I have just been watching the programme of the same name, the first in a series, this one presented by Richard E. Grant, less annoyingly than I feared, and at least it wasn't Hugh Grant, who someone told me was Richard E's brother, which I believed for years, largely because I am insufficiently interested in either to bother finding out the truth.
I kept a diary from the age of twelve until I got my first PC at the age of 30. The owning of a PC changed all that. Ironic really - it should have been the key to more writing. If the truth be told, I was probably the world's crappest diarist in the 1990s, although some of my efforts from the 1980s are immortalised in this blog.
I've actually come to the conclusion that my best diary writing was as an adolescent, because I was actually quite clueless about how to write a diary. I had this vague notion it was important to express an opinion about important things in the news, even though I lacked the maturity or wisdom to work out what was important and what was fluff. But the use of a single sentence to sum up my reaction to, oh, I dunno, the Falklands War or glasnost is hilarious, to me anyway.
When I became more self-aware, or introspective, or analytical, and started to use my diary to analyse my feelings, it became all very tedious.
Pages and pages of pretty much the same mistake being made time and time again. Pick a name, any credible male name, and slot it into a narrative which runs like this
"I have a crush on him, I want to go out with him, this isn't reciprocated, if I keep crushing on him he will learn the error of his ways, I'm going to keep telling people how much I crush on this bloke, they're getting impatient because nothing is happening and it's a non-story".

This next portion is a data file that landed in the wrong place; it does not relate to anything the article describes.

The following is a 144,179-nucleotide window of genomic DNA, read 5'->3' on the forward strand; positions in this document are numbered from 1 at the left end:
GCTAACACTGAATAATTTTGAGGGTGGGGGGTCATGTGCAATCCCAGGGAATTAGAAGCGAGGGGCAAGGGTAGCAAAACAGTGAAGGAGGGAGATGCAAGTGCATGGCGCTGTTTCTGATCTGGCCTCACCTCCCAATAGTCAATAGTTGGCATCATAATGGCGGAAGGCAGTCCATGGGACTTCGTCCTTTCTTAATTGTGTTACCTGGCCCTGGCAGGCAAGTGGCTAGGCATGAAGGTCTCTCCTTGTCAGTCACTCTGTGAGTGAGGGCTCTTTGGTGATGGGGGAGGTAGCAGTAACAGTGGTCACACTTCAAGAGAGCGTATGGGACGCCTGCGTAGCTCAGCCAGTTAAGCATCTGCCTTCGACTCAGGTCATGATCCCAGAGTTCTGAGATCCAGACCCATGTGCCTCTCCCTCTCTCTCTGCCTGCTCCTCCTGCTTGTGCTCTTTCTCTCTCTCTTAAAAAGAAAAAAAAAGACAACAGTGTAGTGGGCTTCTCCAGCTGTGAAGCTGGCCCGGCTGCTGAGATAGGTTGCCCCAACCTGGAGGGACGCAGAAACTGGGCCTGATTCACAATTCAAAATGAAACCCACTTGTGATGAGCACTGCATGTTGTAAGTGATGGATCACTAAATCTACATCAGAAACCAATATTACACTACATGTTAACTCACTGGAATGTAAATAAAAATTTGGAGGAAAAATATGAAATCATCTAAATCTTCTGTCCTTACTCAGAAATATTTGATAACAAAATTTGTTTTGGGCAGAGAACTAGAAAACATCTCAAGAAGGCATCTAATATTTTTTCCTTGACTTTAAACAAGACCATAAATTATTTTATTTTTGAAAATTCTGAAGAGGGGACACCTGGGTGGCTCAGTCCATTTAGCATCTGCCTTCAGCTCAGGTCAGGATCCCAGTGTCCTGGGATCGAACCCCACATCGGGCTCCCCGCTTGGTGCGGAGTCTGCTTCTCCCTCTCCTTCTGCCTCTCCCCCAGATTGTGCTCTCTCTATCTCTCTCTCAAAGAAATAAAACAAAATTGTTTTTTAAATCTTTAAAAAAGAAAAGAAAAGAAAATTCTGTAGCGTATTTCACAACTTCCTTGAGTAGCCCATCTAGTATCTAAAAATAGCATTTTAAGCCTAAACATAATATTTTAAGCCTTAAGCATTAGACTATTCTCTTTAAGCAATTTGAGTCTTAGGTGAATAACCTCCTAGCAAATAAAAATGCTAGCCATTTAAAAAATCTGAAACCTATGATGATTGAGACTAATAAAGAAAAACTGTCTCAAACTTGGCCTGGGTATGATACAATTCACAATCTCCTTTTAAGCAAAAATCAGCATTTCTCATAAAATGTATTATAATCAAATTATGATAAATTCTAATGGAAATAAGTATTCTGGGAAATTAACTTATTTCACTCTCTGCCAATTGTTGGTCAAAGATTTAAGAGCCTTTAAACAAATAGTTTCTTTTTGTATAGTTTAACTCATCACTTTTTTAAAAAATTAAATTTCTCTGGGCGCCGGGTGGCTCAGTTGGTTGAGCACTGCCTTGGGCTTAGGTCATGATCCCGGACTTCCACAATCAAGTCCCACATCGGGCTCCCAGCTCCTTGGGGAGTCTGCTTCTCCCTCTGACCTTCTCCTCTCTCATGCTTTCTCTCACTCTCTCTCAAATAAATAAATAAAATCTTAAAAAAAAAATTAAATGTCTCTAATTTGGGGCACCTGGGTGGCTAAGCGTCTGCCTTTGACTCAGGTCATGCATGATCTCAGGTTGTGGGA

And I utterly failed to realise - amidst all the self-analysis and emoting that my supposed emotions were false, an illusion.
Reading back over the diary, I am surprised at how entertaining a fairly straight narrative is, how much seeps through the seemingly dry prose. Looking back nearly thirty years it is easy to pinpoint the changes made by technology, and, perhaps in societal attitudes, but, actually, it's amazing how little fundamentally has changed.
I'm trying to get back into writing a paper diary. It has to be paper, which I know is silly, but for me it's important sensually. I've been through phases of writing for an imagined audience, assuming I'll be famous and the world will want to read my teenage diaries. I've also considered using them as a basis for fiction. But it has recently occurred to me that they may actually have a value in being the real - though obviously edited - diaries of a slightly odd 1980s teenager. In all cases a word-processed version would actually be more useful!
Anyone know how I go about getting a publisher for my 80s diaries?
I'm still laughing at my entry in 1982: In Maths we played on the computer. It is most interesting